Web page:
Greenhouse Vegetable Gardening (2015)



Winter is a favorite time for gardeners to peruse seed catalogs, read books and generally to delve deeper into horticultural knowledge.


To sow rarer plants

Jekka McVicar, Seeds: The Ultimate Guide to Growing Successfully from Seeds, Kyle Cathie 2001

Leo Jelitto m fl, Hardy Herbaceous Perennials, Timber Press 1990

Older volumes

I also recommend some older books on greenhouse cultivation. Instructional materials for nursery gardens and textbooks on hotbed gardening from a century ago might be found at booksellers dealing in vintage books. These volumes are founts of forgotten knowledge that, while of little use to commercial growers, can still serve the hobby gardener very well—especially with advice on propagation and overwintering. However, they need to be quite old, since books from the 1950s and after tend to champion the use of chemical pesticides, some of which are banned from use today.

Shopping tips

Greenhouses and accessories

The advent of the Internet has changed the ways in which we acquire information as well as how we shop. In Sweden, two large companies, Classicum and Willab, sell greenhouses and their attendant accessories. Both have been in business for many years, are well stocked, and have their own websites. There are also smaller companies that sell their own models, or act as intermediaries for other greenhouse manufacturers. Building supply and discount stores also sell greenhouses, which are usually a special-order item.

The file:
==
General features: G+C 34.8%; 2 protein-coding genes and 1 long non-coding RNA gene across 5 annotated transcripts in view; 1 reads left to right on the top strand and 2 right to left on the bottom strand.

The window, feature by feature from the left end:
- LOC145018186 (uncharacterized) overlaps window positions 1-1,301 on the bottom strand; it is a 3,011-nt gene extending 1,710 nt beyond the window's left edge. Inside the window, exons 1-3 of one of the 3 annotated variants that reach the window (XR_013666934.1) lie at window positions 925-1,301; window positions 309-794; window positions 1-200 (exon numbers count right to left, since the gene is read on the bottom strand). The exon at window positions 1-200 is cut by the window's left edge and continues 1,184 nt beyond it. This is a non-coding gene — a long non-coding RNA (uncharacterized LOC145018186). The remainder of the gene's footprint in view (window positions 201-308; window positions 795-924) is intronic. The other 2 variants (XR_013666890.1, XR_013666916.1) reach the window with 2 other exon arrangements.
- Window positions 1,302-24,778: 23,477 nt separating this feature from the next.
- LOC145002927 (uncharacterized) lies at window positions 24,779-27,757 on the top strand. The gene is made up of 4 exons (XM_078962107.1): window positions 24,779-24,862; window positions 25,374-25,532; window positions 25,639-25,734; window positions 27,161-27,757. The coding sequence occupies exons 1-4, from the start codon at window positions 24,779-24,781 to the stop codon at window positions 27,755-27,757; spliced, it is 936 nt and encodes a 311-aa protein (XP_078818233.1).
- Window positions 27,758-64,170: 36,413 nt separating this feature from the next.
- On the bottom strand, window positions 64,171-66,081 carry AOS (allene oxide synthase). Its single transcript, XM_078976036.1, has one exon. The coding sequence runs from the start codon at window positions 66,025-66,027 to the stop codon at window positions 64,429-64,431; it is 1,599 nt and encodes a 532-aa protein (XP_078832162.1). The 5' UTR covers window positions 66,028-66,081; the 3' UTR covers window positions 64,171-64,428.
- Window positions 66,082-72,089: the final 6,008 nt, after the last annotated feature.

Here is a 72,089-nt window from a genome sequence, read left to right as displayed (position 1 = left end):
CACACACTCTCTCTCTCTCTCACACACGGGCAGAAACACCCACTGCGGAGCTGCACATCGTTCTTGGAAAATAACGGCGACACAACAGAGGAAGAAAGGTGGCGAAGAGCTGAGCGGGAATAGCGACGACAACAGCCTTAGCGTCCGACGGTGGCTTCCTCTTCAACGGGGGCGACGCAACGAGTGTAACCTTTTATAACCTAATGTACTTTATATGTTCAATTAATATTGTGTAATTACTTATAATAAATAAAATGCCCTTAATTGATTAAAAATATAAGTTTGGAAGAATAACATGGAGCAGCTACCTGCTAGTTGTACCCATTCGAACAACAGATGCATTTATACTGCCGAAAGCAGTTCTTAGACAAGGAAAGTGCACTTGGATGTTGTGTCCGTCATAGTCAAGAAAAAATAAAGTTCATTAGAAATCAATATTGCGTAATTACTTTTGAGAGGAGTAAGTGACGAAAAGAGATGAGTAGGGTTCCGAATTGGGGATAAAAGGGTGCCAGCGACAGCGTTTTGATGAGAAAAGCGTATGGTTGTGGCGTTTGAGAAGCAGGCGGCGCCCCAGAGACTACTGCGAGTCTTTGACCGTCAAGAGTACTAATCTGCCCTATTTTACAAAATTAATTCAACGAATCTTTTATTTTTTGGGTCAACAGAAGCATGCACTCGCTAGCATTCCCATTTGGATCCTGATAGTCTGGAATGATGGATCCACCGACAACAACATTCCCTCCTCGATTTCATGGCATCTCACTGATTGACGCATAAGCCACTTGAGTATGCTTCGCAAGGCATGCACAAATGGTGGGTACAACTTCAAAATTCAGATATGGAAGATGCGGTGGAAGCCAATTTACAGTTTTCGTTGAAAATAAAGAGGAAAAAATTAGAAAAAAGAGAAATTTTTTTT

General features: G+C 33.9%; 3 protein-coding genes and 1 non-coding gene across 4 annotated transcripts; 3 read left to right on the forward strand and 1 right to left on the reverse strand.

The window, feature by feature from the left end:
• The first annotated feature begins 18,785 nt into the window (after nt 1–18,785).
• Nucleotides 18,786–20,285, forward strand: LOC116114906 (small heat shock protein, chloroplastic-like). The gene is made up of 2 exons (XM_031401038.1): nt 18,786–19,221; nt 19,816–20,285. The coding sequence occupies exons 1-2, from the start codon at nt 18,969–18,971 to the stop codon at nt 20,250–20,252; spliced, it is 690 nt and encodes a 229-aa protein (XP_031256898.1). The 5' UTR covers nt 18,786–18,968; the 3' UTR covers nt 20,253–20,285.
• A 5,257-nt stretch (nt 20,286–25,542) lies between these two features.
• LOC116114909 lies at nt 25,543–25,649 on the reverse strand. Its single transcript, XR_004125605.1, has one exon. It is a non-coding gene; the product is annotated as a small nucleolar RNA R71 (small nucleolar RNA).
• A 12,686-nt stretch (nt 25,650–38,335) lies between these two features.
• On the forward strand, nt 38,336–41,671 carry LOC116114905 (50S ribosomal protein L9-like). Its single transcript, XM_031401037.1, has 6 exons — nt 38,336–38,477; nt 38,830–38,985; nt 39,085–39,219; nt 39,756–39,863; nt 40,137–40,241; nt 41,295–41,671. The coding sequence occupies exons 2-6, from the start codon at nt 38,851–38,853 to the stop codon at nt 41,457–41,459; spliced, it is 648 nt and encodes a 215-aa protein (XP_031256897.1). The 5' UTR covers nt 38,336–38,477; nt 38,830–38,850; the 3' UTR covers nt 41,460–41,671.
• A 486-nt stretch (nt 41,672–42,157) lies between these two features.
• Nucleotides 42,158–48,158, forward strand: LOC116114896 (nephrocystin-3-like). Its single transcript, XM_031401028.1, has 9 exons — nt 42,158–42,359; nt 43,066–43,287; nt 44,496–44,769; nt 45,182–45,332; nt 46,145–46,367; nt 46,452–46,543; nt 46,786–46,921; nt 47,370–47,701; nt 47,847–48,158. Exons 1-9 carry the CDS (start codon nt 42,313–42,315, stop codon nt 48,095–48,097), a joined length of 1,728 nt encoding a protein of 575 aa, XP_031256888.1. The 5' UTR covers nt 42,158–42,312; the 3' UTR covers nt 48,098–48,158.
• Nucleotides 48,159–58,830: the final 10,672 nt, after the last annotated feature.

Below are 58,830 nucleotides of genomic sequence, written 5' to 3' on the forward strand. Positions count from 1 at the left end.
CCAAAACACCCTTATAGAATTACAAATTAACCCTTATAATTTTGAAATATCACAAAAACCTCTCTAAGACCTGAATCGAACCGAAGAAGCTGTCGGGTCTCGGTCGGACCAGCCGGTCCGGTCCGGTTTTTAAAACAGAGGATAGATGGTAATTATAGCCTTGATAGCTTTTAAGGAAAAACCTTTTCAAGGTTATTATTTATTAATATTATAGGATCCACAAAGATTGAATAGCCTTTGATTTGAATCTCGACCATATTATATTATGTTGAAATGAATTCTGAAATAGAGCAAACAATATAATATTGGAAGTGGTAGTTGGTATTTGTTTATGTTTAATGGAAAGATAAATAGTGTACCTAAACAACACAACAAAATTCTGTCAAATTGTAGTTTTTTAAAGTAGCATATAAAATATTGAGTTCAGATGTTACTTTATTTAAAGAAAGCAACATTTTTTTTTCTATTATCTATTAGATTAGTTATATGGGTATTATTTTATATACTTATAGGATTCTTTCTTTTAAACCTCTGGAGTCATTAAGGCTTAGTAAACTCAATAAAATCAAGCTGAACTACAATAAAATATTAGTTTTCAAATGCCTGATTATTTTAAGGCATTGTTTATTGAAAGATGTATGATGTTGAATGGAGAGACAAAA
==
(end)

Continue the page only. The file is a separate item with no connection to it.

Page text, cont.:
The specific insulation fabric used by commercial growers is manufactured by Ludvig Svensson, but is sold through BMS in Hässelholm, Sweden (Telephone: 011- 46- 451 - 38 - 48 - 50). They sell also to the public (see further information at

Seeds, plants, pots, containers, et cetera.

Only a few seeds and plants are mentioned by name in this book, because specimen availability tends to change quickly. One of the advantages of having a greenhouse, however, is that it gives us ample opportunity to try out new varieties of seeds and plants.

You can find seeds for growing plants in greenhouses at many horticultural companies, and they’re widely available over the Internet. In fact, there are so many retailers that there isn’t room to name them all. However, for vegetable seeds, names that stand out are Lindbloms Frö and Runåbergs Fröer. They don’t have a brick-and-mortar presence; everything is taken care of by mail order. They and other Swedish outfits have large seed selections to choose from, and their product is of premium quality. Lindbloms Frö also sells seed starting supplies and pots, as well as a variety of items geared specifically to commercial growers.

Impecta Handels is a mail order business selling seeds not only for vegetables and flowers, but also for many kinds of houseplants. Jelitto is a well-known German seed vendor specializing in perennials. They provide excellent seed and sowing information on their website.

Buying plants by mail order can sometimes feel confusing and a bit risky, especially if you’re not familiar with the seller and the shipping time is long. There are plenty of reliable vendors, however, and one of them, Rockdala, offers a large selection of their own Swedish grown geraniums and fuchsias.